In a letter addressed to the Commission since it unveiled a draft of its recommendation last month, 138 healthcare stakeholders expressed concern that MedPAC’s latest effort to address what it considers a misaligned Part B ASP drug payment model would result in many physicians (particularly those in smaller or rural practices) operating at a loss, or potentially reducing patient access and/or increasing Medicare spending via a shift in care to the hospital setting. And even MedPAC staff suggested much of the estimated savings achieved through the policy changes would result from the reduction of the ASP add-on payments, not necessarily a reduction in drug prices.

While it’s unclear whether MedPAC’s proposal will gain traction in Congress, it comes at a time of ongoing speculation that the Trump Administration is considering a remodeled, CAP-like bidding program to lower drug prices, and also amid a broader, ongoing review of drug pricing by members of Congress across both sides of the aisle.


The Future of FDAMA 114—How Will It Impact Access to Specialty Therapies?


Asembia Specialty Pharmacy Summit | April 30–May 3 | Las Vegas

With increased scrutiny surrounding specialty drug pricing, has the demand for health economic (HE) information and real-world evidence stretched beyond the limitations of FDAMA 114?

Matt Sarnes, PharmD, Senior Vice President of Commercial Consulting, and Jay Jackson, PharmD, MPH, Senior Vice President of Scientific Consulting, will present, “The Future of FDAMA 114—How Will It Impact Access to Specialty Therapies?” at the upcoming Asembia conference. They will shed light on recent recommendations shared with the FDA, new research regarding payers’ requests for data, common practices and challenges in producing and sharing this information, and the emerging role of providers as they take on more economic risk for their patients.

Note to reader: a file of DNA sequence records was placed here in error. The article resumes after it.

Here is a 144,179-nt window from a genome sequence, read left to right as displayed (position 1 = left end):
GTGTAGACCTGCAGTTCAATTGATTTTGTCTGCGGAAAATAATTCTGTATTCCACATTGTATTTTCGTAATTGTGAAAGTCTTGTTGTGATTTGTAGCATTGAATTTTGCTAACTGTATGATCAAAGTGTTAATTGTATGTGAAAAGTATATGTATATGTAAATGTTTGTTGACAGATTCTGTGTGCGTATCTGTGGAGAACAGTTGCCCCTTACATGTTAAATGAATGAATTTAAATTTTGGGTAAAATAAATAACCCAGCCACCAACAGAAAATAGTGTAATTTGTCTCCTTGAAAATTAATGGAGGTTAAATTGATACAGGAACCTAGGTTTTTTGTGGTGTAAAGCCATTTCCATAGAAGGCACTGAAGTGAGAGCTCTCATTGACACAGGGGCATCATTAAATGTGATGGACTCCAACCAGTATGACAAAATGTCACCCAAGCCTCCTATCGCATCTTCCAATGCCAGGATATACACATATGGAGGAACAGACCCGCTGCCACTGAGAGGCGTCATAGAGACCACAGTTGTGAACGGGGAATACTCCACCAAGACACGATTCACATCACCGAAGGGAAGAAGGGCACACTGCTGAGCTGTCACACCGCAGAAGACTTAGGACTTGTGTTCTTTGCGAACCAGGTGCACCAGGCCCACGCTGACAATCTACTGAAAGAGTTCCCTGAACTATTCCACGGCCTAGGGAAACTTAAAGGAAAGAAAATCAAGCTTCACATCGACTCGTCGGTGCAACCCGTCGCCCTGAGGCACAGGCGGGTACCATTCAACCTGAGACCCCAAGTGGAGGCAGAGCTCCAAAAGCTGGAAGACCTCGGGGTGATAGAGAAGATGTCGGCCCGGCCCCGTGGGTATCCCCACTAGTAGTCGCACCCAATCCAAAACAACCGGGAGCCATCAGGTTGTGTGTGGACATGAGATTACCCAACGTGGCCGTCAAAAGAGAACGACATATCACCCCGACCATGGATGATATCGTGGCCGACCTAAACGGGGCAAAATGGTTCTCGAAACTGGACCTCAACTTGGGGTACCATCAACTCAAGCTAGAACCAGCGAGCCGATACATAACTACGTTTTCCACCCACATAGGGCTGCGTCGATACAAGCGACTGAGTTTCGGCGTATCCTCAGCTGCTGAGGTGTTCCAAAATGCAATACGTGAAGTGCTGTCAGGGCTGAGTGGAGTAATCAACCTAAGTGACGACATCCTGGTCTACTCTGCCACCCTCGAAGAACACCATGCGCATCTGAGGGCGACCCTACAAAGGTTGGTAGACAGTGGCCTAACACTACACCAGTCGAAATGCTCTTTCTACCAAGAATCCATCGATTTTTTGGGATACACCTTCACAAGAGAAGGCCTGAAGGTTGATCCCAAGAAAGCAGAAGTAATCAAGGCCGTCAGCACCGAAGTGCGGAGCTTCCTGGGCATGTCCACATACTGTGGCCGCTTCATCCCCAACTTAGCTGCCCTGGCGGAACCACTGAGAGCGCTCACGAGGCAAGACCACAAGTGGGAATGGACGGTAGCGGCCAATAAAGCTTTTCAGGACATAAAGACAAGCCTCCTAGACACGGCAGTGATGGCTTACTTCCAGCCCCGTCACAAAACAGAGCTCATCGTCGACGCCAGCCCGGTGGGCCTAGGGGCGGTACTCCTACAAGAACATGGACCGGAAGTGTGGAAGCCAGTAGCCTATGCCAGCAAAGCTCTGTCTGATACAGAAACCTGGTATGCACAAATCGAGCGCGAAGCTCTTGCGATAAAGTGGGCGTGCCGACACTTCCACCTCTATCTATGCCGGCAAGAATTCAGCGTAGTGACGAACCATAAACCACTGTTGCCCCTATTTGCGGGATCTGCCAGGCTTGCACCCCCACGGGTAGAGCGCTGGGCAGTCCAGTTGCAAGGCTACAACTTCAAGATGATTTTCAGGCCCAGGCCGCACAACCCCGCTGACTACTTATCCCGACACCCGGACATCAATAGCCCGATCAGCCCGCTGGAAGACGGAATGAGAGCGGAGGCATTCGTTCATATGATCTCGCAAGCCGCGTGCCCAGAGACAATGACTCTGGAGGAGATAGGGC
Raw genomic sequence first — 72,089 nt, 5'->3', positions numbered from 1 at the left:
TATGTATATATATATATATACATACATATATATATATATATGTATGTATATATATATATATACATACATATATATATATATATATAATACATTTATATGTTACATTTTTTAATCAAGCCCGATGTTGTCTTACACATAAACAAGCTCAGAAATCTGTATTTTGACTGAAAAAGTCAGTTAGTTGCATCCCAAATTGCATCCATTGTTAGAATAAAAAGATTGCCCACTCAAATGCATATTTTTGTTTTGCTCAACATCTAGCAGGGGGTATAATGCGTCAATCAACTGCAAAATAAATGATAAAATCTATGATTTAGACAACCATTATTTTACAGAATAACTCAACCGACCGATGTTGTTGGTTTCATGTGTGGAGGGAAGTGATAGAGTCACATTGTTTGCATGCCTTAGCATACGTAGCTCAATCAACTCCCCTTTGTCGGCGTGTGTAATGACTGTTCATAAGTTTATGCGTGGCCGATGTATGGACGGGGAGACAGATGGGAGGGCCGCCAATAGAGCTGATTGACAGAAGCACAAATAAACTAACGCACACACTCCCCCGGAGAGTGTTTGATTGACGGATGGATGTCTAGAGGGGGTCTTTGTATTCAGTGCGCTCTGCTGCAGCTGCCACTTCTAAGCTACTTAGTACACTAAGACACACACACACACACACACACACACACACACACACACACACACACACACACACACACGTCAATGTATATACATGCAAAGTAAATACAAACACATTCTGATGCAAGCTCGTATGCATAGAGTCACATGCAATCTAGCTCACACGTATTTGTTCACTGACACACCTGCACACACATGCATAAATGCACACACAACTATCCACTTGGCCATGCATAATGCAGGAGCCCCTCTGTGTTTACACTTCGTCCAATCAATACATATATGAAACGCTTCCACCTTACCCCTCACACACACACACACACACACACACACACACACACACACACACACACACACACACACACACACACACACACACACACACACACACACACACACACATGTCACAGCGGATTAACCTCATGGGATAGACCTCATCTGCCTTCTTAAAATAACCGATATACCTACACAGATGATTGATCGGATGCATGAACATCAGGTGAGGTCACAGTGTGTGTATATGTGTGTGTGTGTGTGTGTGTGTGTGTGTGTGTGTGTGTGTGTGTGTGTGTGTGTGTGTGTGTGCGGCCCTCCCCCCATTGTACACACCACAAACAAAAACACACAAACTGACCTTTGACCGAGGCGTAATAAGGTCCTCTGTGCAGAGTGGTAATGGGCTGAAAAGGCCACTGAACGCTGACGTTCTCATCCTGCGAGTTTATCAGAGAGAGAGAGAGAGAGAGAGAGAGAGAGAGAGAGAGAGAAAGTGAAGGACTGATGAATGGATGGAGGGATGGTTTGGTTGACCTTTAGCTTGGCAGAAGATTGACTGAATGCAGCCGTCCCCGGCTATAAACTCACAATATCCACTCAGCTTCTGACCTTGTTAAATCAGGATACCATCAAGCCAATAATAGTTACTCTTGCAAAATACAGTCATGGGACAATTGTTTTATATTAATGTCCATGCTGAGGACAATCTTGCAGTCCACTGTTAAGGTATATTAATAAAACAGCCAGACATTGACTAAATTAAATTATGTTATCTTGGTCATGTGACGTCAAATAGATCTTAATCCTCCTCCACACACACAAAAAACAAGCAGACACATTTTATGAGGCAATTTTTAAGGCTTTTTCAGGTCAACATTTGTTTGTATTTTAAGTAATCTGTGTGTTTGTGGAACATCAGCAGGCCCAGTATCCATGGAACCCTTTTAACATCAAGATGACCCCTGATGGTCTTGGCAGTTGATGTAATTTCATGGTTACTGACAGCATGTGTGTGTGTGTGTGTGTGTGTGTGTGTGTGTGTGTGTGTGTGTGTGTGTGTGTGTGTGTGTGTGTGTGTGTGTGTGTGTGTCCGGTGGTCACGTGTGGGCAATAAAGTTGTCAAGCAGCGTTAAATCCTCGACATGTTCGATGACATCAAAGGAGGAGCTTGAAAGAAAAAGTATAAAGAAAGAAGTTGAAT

Read more



There’s a New President, So Let’s Try This Again


In a press release issued Tuesday, US Representative Lloyd Doggett (D-TX) included a letter that he and 50 Democratic lawmakers sent to President Trump. The letter urges the President to keep his promise to lower prescription drug prices by using statutory authority created by the Bayh-Dole Act in 1980. A similar letter was sent to President Obama during his administration.

The signees assert Trump should invoke the statute’s “march-in rights” provision, as they believe high drug prices meet the conditions in which “action is necessary to alleviate health and safety needs which are not being reasonably satisfied” as well as when the benefits of the taxpayer-funded “pharmaceutical research” are not “available to the public on reasonable terms.”

When funding from taxpayers contributes to a new drug patent, the Act gives the federal government the right to step in and demand the patent holder to license it to a third party when the benefits are not available on reasonable terms. These terms have not been well defined, nor have march-in rights been invoked. Therefore, the letter’s authors ask the President to have the National Institutes of Health publish public guidelines on the conditions that are likely to require it to invoke march-in rights, stating that “transparent guidelines would discourage drug price gouging and create a more competitive market for drugs developed using tax dollars.”